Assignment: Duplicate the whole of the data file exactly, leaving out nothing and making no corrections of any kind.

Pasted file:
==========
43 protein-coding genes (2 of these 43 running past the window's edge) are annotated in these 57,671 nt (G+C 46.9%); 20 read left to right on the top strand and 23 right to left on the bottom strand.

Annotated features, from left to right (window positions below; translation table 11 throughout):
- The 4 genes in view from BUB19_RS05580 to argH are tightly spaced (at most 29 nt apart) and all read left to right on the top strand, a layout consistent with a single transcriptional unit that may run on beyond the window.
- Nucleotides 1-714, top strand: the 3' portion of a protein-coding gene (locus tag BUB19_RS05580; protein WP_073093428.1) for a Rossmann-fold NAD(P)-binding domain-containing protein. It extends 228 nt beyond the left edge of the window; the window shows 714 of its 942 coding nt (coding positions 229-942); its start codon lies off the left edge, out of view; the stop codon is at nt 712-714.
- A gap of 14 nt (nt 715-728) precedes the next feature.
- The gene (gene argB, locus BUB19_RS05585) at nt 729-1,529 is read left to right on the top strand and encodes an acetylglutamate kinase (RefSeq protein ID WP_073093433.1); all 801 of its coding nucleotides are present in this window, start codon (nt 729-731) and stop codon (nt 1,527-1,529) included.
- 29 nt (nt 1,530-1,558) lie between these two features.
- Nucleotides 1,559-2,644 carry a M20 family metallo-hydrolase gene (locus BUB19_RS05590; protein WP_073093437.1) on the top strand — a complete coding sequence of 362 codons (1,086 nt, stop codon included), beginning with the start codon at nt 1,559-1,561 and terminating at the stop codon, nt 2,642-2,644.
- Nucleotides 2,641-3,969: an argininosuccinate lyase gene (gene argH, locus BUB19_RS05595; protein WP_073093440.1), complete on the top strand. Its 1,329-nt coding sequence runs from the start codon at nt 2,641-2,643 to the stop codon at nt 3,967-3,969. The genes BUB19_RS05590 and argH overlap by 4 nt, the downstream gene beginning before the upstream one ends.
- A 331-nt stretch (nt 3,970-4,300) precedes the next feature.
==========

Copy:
43 protein-coding genes (2 of these 43 running past the window's edge) are annotated in these 57,671 nt (G+C 46.9%); 20 read left to right on the top strand and 23 right to left on the bottom strand.

Annotated features, from left to right (window positions below; translation table 11 throughout):
- The 4 genes in view from BUB19_RS05580 to argH are tightly spaced (at most 29 nt apart) and all read left to right on the top strand, a layout consistent with a single transcriptional unit that may run on beyond the window.
- Nucleotides 1-714, top strand: the 3' portion of a protein-coding gene (locus tag BUB19_RS05580; protein WP_073093428.1) for a Rossmann-fold NAD(P)-binding domain-containing protein. It extends 228 nt beyond the left edge of the window; the window shows 714 of its 942 coding nt (coding positions 229-942); its start codon lies off the left edge, out of view; the stop codon is at nt 712-714.
- A gap of 14 nt (nt 715-728) precedes the next feature.
- The gene (gene argB, locus BUB19_RS05585) at nt 729-1,529 is read left to right on the top strand and encodes an acetylglutamate kinase (RefSeq protein ID WP_073093433.1); all 801 of its coding nucleotides are present in this window, start codon (nt 729-731) and stop codon (nt 1,527-1,529) included.
- 29 nt (nt 1,530-1,558) lie between these two features.
- Nucleotides 1,559-2,644 carry a M20 family metallo-hydrolase gene (locus BUB19_RS05590; protein WP_073093437.1) on the top strand — a complete coding sequence of 362 codons (1,086 nt, stop codon included), beginning with the start codon at nt 1,559-1,561 and terminating at the stop codon, nt 2,642-2,644.
- Nucleotides 2,641-3,969: an argininosuccinate lyase gene (gene argH, locus BUB19_RS05595; protein WP_073093440.1), complete on the top strand. Its 1,329-nt coding sequence runs from the start codon at nt 2,641-2,643 to the stop codon at nt 3,967-3,969. The genes BUB19_RS05590 and argH overlap by 4 nt, the downstream gene beginning before the upstream one ends.
- A 331-nt stretch (nt 3,970-4,300) precedes the next feature.